Insight News

Jul 02nd


Will eating garlic and onions help prevent cancer?

Will eating garlic and onions help prevent cancer?Dear EarthTalk: Given the preponderance of carcinogenic chemicals out there today, is it true that eating certain foods like garlic or onions can actually help prevent cancer?    -- M. Stone, Boston, MA

Natural healers have extolled the cancer-preventing virtues of garlic and onions for years, but only recently do we have enough scientific research to draw some conclusions. Several animal studies showing promising results using garlic and other members of the allium family (onions, leek, shallot, and chive) to prevent tumors have led to hundreds of studies involving human garlic eaters. While it is near impossible to pinpoint a direct link between garlic consumption and cancer prevention, the National Cancer Institute (NCI) reports that “several population studies show an association between increased intake of garlic and reduced risk of certain cancers, including cancers of the stomach, colon, esophagus, pancreas, and breast.”

Understanding mental disorders

When I was in graduate school learning to become a psychologist, it quickly became apparent to me that one of the goals of our training program was to teach us how to quickly and accurately label people with various types of mental health disorders.  I distinctly remember one lecture where the professor put the word “disease” on the board by spelling is as “Dis-Ease” as a way of emphasizing that folks who suffer from various types of mental illnesses experience discomfort with their symptoms.  Later, we learned that not everybody who has a mental health problem experiences a discomfort or a lack of ease with his or her problems.

Being thankful and learning optimism

When my mother was alive, we used to go home every Thanksgiving.  It was a family tradition.  Even when she was diagnosed with Alzheimer’s Disease, we would rent a hotel and the manager would give us a free room for our family dinner. I remember our last Thanksgiving with her and how we sat around after dinner singing spirituals and gospel songs.  Even though she was dealing with memory issues, lung cancer and only had a couple of months to live, my mother sang and held our hands and kissed us all on our cheeks, our hands, and our foreheads.  In that room, we all became kids again.  We laughed, acted silly, played jokes and would even do the occasional “pop” on somebody’s head before running away—hoping to be chased and caught.

Don’t lose sight of diabetic eye disease

Don’t lose sight of diabetic eye disease Thousands of American adults are at risk of losing their vision as a result of complications from diabetes

Diabetes affects nearly 26 million people in the United States. In addition, another 79 million people are estimated to have pre-diabetes, a condition that puts people at increased risk for diabetes. All people with diabetes, both type 1 and type 2, are at risk for diabetic eye disease, a leading cause of vision loss and blindness.

Are diet sodas unhealthy?

Are diet sodas unhealthy?Dear EarthTalk: I drink diet soda but I’m told it’s bad for me and linked to health problems. Is this true and if so can you suggest any healthier alternatives?    -- Mitchell James, Ronkonkoma, NY

While rumors have circulated for years that diet sodas are unhealthy, researchers have found no direct links between such drinks and specific human health problems. Aspartame (also known as NutraSweet) is the sugar-alternative of choice for most diet soda makers. It’s 180 times sweeter than sugar but contains no significant calories and does not promote tooth decay. The U.S. Food and Drug Administration (FDA) first approved aspartame in 1974, though health advocates held up its widespread use for over a decade.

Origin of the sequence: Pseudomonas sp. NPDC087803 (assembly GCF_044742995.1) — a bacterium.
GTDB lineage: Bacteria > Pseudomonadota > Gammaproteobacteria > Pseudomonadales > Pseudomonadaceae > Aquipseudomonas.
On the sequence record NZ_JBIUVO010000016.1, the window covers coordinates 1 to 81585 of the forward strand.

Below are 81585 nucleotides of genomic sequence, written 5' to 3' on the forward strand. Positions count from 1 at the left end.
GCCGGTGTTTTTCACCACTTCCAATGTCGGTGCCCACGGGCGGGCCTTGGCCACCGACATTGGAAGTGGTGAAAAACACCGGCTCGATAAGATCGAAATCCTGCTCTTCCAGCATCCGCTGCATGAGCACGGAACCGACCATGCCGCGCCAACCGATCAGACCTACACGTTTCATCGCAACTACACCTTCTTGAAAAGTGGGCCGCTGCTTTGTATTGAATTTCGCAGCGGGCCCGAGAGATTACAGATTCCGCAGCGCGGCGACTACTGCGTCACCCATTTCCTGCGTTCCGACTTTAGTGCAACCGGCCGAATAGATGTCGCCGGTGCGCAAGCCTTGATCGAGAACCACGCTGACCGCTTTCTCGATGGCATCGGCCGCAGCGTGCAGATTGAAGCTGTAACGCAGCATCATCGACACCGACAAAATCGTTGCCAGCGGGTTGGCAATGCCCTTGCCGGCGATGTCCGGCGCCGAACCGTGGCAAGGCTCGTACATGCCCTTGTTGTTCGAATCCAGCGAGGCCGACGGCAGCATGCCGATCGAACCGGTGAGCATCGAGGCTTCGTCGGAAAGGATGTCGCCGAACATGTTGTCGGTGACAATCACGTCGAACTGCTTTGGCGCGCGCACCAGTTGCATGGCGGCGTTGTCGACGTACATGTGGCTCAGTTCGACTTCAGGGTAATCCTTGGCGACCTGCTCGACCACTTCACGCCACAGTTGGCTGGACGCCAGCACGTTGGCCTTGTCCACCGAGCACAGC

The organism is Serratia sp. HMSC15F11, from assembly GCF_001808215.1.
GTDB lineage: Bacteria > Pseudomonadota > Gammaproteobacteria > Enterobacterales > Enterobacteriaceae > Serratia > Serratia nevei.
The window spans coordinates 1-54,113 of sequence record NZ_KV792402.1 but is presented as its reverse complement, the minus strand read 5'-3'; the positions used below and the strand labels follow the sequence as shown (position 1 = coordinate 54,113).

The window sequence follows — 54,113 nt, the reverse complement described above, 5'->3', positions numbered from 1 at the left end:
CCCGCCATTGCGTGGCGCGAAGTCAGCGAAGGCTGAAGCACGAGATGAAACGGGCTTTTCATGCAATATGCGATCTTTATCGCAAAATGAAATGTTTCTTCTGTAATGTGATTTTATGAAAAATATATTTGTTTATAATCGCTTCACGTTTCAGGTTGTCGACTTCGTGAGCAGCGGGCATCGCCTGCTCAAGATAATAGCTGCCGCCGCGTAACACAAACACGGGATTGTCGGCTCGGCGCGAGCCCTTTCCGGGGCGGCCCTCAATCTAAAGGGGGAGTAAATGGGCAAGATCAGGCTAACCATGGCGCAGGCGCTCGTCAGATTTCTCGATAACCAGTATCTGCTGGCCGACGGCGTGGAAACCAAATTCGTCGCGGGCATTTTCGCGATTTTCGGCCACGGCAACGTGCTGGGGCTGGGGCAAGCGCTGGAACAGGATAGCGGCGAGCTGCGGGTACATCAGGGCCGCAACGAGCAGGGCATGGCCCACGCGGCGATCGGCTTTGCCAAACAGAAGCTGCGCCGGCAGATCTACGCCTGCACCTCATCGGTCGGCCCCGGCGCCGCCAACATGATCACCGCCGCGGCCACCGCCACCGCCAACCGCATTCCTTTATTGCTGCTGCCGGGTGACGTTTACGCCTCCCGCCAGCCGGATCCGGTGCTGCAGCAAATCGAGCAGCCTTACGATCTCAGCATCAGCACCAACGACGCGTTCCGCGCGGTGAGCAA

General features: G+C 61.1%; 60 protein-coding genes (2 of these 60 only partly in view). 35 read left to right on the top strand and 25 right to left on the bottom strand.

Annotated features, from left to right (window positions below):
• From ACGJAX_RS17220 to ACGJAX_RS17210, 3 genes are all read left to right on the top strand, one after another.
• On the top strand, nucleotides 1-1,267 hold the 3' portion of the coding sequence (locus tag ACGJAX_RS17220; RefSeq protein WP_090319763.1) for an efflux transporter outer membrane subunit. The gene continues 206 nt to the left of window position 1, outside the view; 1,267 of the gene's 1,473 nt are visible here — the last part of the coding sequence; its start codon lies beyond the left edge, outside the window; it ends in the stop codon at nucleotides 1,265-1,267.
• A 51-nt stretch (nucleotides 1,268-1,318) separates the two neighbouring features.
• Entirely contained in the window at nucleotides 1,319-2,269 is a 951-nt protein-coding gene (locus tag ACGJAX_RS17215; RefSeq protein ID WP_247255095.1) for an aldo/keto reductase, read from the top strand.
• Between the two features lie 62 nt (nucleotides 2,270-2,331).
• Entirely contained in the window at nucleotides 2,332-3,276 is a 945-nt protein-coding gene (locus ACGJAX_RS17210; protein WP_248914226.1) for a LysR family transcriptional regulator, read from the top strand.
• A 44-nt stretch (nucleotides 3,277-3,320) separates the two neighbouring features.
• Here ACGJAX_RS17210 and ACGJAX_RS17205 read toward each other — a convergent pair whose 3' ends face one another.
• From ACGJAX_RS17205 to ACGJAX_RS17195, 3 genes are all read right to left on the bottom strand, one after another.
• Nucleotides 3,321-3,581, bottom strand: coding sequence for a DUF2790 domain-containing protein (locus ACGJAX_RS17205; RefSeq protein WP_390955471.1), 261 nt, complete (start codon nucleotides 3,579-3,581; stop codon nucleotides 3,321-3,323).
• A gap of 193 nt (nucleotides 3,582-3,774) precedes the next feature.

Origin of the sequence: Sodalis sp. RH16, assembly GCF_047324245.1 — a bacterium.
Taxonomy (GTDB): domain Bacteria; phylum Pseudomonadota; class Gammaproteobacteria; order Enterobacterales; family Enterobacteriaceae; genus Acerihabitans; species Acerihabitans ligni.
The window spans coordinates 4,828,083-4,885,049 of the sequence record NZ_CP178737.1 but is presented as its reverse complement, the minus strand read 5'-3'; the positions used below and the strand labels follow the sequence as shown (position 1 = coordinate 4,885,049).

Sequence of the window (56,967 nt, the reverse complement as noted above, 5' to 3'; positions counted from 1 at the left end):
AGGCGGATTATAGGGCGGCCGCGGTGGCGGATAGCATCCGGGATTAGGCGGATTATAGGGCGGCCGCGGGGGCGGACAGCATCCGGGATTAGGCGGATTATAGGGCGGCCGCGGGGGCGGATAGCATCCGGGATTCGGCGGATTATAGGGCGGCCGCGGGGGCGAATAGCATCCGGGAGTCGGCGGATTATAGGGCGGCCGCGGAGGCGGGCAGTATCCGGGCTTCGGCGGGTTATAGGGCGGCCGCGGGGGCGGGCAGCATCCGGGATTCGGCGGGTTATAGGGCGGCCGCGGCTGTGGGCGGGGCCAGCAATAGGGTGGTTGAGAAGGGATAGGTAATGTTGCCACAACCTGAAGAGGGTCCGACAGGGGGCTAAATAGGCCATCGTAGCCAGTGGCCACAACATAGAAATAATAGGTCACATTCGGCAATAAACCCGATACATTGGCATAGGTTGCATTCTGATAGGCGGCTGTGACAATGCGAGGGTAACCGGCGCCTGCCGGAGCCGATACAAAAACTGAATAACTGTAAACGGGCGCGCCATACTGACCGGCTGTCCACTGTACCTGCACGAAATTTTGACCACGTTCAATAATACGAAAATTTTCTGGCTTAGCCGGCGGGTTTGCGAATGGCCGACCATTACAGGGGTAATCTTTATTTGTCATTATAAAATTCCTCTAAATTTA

Garden of Truth: The prostitution and trafficking of Native Women in Minnesota

Garden of Truth: The prostitution and trafficking of Native Women in MinnesotaThe Minnesota Indian Women's Sexual Assault Coalition and Prostitution Research & Education have released the landmark report, Garden of Truth: The Prostitution and Trafficking of Native Women in Minnesota, the first study to detail the personal experiences of Native women who have been prostituted and trafficked in the state, as well as the specific resources and support they need to escape prostitution and trafficking. The report follows on earlier studies by Amnesty International and the US Justice Department which found that Native women experience the highest rates of sexual assault in the US.

Coping with the Holidays

The holidays are quickly approaching.  I mean really, we just finished Halloween and I am already seeing Christmas decorations.  Somewhere in between there are a turkey, dressing, and some pumpkin pie just waiting to be recognized as a Thanksgiving dinner! 

As we approach the holiday season, many of us face difficulties.  Some of the problems that arise around holidays are experiencing losses of loved ones and special memories from the past.  The holidays bring up times of reminiscing special moments and traditions.  For those of us who are isolated and alone, they also bring up even more pronounced experiences of loneliness and loss.  Consequently, the holiday season is one of the most critical ones in terms of experiencing symptoms of depression.  It is said that perhaps up to 10% of the population suffers from holiday depression to some degree or another.  Additionally, people who suffer from stress related disorders prior to the holidays seem to see an increase in their symptoms.  According to the American Institute of Stress, more than 110 million Americans take medication for stress related causes each week.  When the holidays come along, people already predisposed to stress can find themselves feeling blue and more stressed out than usual.

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